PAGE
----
The Danger of a Primary Challenge

As a rule I have a mixed opinion of columnist Peggy Noonan’s work. While I think she’s a master rhetorician, I frequently find her analysis problematic. In today’s column at the Wall Street Journal she articulates something I’ve been trying to explain about the dangers that a primary challenge would pose for President Obama far better than I’ve been able to when I’ve raised the subject:

Modern presidents are never challenged from their base, always by the people who didn’t love them going in. You’re not supposed to get a serious primary challenge from the people who loved you. But that’s the talk of what may happen with Mr. Obama.

The Democratic Party is stuck. Their problem is not, as some have said, that they don’t have anyone of sufficient stature to challenge the president. Russ Feingold and Howard Dean have said they aren’t interested, but a challenger can always be found, or can emerge. If anything marks this political age, it’s that anyone can emerge.

The Democrats’ problem is that most of them know that the person who would emerge, who would challenge Mr. Obama from the left, would never, could never, win the 2012 general election. He’d lose badly and take the party with him. Democratic professionals know the mood of the country. Challenging Mr. Obama from the left would mean definitely losing the presidency, as opposed to probably losing the presidency.

There is only one Democrat who could possibly challenge Mr. Obama for the nomination successfully and win the general election, and that is Hillary Clinton. Who insists she doesn’t want to.

What are the Democrats to do? If you are stuck with a president, you try to survive either with him or, individually, in spite of him. Some Democrats will try to bring him back. How? Who knows. But that will be a great Democratic drama of 2011: Saving Obama.

The issue isn’t an either-or binary proposition. In the modern electoral history of the presidency a primary challenge has always caused the incumbent to go down in defeat. That doesn’t require a mass flight. It only requires lower turnout, a change at the margins.

When the margin of victory is just a few points, as it has been for many years, a few discouraged voters who decide to stay home rather than vote for an incumbent they opposed in the primary can make the difference between re-election and going home to organize the construction of your presidential library.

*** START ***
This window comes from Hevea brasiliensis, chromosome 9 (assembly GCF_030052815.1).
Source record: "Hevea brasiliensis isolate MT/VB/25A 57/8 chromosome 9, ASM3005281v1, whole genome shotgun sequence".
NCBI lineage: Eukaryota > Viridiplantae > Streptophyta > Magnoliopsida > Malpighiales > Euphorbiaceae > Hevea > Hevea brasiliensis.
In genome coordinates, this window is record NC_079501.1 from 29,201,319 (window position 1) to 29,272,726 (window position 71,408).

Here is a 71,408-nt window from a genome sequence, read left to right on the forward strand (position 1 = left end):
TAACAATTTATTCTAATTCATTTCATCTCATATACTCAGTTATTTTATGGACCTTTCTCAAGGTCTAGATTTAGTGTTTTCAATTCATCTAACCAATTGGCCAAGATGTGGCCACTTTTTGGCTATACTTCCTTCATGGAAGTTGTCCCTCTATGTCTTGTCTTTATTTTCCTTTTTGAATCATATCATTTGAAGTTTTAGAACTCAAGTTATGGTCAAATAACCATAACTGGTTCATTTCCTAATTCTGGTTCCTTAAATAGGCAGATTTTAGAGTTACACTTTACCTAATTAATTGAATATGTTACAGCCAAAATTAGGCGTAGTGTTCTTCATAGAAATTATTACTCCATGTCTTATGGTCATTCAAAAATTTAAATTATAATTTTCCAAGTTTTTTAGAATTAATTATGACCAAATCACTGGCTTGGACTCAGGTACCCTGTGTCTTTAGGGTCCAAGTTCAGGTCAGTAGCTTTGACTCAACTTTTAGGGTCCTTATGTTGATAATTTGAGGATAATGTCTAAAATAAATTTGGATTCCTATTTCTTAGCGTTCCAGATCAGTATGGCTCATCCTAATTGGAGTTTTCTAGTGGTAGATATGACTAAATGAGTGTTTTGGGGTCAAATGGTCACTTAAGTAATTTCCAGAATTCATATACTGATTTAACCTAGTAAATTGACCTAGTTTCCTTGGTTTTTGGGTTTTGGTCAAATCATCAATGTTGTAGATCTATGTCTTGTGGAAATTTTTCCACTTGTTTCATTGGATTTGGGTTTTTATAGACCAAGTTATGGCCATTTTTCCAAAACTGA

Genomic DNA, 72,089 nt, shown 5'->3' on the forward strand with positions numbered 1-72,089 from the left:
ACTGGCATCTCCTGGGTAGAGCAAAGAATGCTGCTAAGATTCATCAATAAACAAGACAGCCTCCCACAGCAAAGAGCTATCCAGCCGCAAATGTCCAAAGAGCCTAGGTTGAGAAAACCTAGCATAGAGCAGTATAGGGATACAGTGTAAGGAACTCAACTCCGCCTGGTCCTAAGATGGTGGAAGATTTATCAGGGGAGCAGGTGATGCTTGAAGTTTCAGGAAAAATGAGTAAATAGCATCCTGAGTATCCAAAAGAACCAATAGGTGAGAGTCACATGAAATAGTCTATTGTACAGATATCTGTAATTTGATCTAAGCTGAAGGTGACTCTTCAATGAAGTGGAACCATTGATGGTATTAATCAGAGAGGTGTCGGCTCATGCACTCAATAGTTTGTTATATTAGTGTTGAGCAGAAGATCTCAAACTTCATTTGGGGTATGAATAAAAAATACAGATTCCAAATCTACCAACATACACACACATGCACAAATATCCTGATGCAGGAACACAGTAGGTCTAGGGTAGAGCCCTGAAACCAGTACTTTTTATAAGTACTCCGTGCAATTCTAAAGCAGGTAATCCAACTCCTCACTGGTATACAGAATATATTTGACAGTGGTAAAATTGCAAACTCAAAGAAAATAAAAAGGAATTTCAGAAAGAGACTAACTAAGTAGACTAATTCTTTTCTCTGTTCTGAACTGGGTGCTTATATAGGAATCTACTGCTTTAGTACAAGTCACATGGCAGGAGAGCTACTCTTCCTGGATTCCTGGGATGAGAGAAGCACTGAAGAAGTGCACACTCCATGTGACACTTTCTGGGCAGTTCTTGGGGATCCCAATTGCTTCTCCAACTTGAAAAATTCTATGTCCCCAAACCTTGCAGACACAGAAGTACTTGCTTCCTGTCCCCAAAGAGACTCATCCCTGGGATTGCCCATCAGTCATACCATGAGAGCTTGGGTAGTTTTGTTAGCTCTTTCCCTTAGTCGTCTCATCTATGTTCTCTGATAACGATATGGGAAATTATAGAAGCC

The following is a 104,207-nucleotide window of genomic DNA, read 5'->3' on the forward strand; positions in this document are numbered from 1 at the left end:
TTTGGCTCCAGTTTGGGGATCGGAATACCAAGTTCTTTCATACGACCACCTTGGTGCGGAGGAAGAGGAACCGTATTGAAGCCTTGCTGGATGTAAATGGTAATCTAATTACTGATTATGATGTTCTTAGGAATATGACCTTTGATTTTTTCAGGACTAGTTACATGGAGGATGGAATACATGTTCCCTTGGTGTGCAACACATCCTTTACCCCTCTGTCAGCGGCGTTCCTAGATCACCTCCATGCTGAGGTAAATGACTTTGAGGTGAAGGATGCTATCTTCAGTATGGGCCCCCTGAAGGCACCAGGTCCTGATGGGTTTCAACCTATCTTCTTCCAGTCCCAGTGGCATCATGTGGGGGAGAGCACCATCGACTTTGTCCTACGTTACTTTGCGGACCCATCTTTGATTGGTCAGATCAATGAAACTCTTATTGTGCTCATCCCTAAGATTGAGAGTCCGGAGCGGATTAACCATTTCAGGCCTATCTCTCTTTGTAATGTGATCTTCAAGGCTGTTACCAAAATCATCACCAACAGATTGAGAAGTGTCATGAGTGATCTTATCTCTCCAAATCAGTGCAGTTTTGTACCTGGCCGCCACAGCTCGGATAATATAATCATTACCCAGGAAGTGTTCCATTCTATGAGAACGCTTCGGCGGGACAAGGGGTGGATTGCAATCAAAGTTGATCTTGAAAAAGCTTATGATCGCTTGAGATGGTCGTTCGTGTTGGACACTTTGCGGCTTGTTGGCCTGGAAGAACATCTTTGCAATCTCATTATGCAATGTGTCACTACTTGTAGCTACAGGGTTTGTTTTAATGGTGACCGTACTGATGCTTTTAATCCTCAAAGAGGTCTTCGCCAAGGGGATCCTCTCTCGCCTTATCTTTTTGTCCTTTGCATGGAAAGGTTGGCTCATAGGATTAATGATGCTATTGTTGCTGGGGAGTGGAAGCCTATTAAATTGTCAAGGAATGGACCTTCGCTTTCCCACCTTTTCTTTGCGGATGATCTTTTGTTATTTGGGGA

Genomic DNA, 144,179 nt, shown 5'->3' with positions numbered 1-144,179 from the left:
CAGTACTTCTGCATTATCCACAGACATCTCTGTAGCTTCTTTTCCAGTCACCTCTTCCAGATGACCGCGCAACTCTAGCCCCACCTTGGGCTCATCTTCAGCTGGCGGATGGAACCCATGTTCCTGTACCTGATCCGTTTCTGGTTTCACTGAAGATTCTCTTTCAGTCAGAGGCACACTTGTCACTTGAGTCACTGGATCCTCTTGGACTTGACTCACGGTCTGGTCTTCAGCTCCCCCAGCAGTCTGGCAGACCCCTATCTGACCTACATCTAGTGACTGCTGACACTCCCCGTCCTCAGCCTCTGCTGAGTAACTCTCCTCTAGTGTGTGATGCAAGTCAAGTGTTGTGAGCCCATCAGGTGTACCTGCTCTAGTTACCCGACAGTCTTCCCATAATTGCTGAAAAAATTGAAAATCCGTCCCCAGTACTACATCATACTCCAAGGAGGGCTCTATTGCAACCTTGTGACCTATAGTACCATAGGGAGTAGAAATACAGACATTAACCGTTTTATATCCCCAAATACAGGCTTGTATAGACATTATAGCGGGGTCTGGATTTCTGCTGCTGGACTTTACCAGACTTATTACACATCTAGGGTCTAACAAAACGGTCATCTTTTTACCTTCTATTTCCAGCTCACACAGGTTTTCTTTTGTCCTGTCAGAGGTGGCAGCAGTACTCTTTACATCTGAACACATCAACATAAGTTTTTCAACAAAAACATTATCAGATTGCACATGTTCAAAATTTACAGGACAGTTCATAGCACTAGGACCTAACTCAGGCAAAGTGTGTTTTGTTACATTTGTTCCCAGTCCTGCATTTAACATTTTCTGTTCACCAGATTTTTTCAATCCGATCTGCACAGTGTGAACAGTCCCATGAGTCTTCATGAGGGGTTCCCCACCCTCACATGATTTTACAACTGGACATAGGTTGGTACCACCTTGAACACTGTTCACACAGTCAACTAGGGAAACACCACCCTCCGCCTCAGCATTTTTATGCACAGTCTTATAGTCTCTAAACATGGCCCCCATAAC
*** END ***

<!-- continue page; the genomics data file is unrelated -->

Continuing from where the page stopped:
4 comments… add one
  • PD Shaw Link

    I’m not sure how you can be certain of the causation string here. Maybe, it’s because some of these Presidents were before my time, but it seems that Ford and Carter had troubled Presidencies that broadcast the strong likelihood that they may not be re-elected and this encouraged the primary challenge. Had there been no primary challenged, it still seems that Ford and Carter would have lost. How could one prove otherwise?

  • PD Shaw Link

    I agree w/Noonan that Hillary would be the one, but I think it’s not entirely about the political spectrum, it’s that she would quickly assemble an organization like Reagan and Kennedy could. Dean and Feingold strike me as closer to Kucinich — national celebrities without the machinery to make a credible challenge, regardless of ideology.

    Hillary of course would have to stage a walk-off-the-stage fight with the administration to be a credible challenge to the administration she is part of.

  • I think the Wikileaks leaks have ended Ms. Clinton’s presidential aspirations to the extent that she still has any.

  • If Barack Bush is the nominee, some liberals like myself will vote Green. Many more will simply stay home out of a sense of futility. That will take place under any circumstances in which Barack Bush is on the Democratic ticket. The lack of a primary challenger won’t change it.

    The only hope for high liberal and Democratic base turnout in 2012 is to put an actual Democrat on the top of the ticket.

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